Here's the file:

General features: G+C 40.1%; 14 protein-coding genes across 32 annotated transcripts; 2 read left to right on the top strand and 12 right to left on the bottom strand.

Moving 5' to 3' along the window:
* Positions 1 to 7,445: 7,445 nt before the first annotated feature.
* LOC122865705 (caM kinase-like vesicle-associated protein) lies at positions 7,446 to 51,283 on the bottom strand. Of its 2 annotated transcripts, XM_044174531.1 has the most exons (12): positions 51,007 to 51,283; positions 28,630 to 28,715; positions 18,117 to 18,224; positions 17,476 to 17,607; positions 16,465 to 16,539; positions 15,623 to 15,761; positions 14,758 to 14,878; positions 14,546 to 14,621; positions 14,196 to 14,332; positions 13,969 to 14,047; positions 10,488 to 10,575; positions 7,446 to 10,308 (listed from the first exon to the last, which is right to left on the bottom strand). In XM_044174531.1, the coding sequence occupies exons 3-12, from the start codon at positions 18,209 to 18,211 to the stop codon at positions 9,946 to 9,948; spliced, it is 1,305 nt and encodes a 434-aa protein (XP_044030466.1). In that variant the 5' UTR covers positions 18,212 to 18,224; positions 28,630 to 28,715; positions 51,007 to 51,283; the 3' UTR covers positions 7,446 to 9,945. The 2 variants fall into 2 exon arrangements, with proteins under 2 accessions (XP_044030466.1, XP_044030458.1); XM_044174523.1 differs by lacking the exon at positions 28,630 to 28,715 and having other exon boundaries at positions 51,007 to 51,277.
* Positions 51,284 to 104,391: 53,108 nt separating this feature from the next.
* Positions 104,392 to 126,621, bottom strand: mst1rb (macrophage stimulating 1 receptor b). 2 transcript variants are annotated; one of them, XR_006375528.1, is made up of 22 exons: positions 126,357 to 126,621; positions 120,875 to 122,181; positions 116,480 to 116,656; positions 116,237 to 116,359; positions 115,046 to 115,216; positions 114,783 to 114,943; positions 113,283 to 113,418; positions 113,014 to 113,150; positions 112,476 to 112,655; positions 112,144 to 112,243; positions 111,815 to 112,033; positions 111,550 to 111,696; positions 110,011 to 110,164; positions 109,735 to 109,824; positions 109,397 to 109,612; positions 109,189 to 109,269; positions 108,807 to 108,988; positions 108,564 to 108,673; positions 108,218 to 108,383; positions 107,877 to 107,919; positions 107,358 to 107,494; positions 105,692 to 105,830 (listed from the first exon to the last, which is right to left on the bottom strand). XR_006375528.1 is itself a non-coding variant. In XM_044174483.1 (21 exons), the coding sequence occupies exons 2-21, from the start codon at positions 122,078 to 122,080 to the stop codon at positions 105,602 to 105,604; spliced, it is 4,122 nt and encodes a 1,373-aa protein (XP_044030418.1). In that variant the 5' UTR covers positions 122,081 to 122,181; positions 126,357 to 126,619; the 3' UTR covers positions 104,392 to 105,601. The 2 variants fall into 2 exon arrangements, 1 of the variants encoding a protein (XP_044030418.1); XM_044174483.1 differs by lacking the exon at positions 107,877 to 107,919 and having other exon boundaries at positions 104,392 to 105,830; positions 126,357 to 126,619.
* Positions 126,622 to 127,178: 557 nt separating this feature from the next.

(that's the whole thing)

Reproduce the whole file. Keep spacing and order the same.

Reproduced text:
General features: G+C 40.1%; 14 protein-coding genes across 32 annotated transcripts; 2 read left to right on the top strand and 12 right to left on the bottom strand.

Moving 5' to 3' along the window:
* Positions 1 to 7,445: 7,445 nt before the first annotated feature.
* LOC122865705 (caM kinase-like vesicle-associated protein) lies at positions 7,446 to 51,283 on the bottom strand. Of its 2 annotated transcripts, XM_044174531.1 has the most exons (12): positions 51,007 to 51,283; positions 28,630 to 28,715; positions 18,117 to 18,224; positions 17,476 to 17,607; positions 16,465 to 16,539; positions 15,623 to 15,761; positions 14,758 to 14,878; positions 14,546 to 14,621; positions 14,196 to 14,332; positions 13,969 to 14,047; positions 10,488 to 10,575; positions 7,446 to 10,308 (listed from the first exon to the last, which is right to left on the bottom strand). In XM_044174531.1, the coding sequence occupies exons 3-12, from the start codon at positions 18,209 to 18,211 to the stop codon at positions 9,946 to 9,948; spliced, it is 1,305 nt and encodes a 434-aa protein (XP_044030466.1). In that variant the 5' UTR covers positions 18,212 to 18,224; positions 28,630 to 28,715; positions 51,007 to 51,283; the 3' UTR covers positions 7,446 to 9,945. The 2 variants fall into 2 exon arrangements, with proteins under 2 accessions (XP_044030466.1, XP_044030458.1); XM_044174523.1 differs by lacking the exon at positions 28,630 to 28,715 and having other exon boundaries at positions 51,007 to 51,277.
* Positions 51,284 to 104,391: 53,108 nt separating this feature from the next.
* Positions 104,392 to 126,621, bottom strand: mst1rb (macrophage stimulating 1 receptor b). 2 transcript variants are annotated; one of them, XR_006375528.1, is made up of 22 exons: positions 126,357 to 126,621; positions 120,875 to 122,181; positions 116,480 to 116,656; positions 116,237 to 116,359; positions 115,046 to 115,216; positions 114,783 to 114,943; positions 113,283 to 113,418; positions 113,014 to 113,150; positions 112,476 to 112,655; positions 112,144 to 112,243; positions 111,815 to 112,033; positions 111,550 to 111,696; positions 110,011 to 110,164; positions 109,735 to 109,824; positions 109,397 to 109,612; positions 109,189 to 109,269; positions 108,807 to 108,988; positions 108,564 to 108,673; positions 108,218 to 108,383; positions 107,877 to 107,919; positions 107,358 to 107,494; positions 105,692 to 105,830 (listed from the first exon to the last, which is right to left on the bottom strand). XR_006375528.1 is itself a non-coding variant. In XM_044174483.1 (21 exons), the coding sequence occupies exons 2-21, from the start codon at positions 122,078 to 122,080 to the stop codon at positions 105,602 to 105,604; spliced, it is 4,122 nt and encodes a 1,373-aa protein (XP_044030418.1). In that variant the 5' UTR covers positions 122,081 to 122,181; positions 126,357 to 126,619; the 3' UTR covers positions 104,392 to 105,601. The 2 variants fall into 2 exon arrangements, 1 of the variants encoding a protein (XP_044030418.1); XM_044174483.1 differs by lacking the exon at positions 107,877 to 107,919 and having other exon boundaries at positions 104,392 to 105,830; positions 126,357 to 126,619.
* Positions 126,622 to 127,178: 557 nt separating this feature from the next.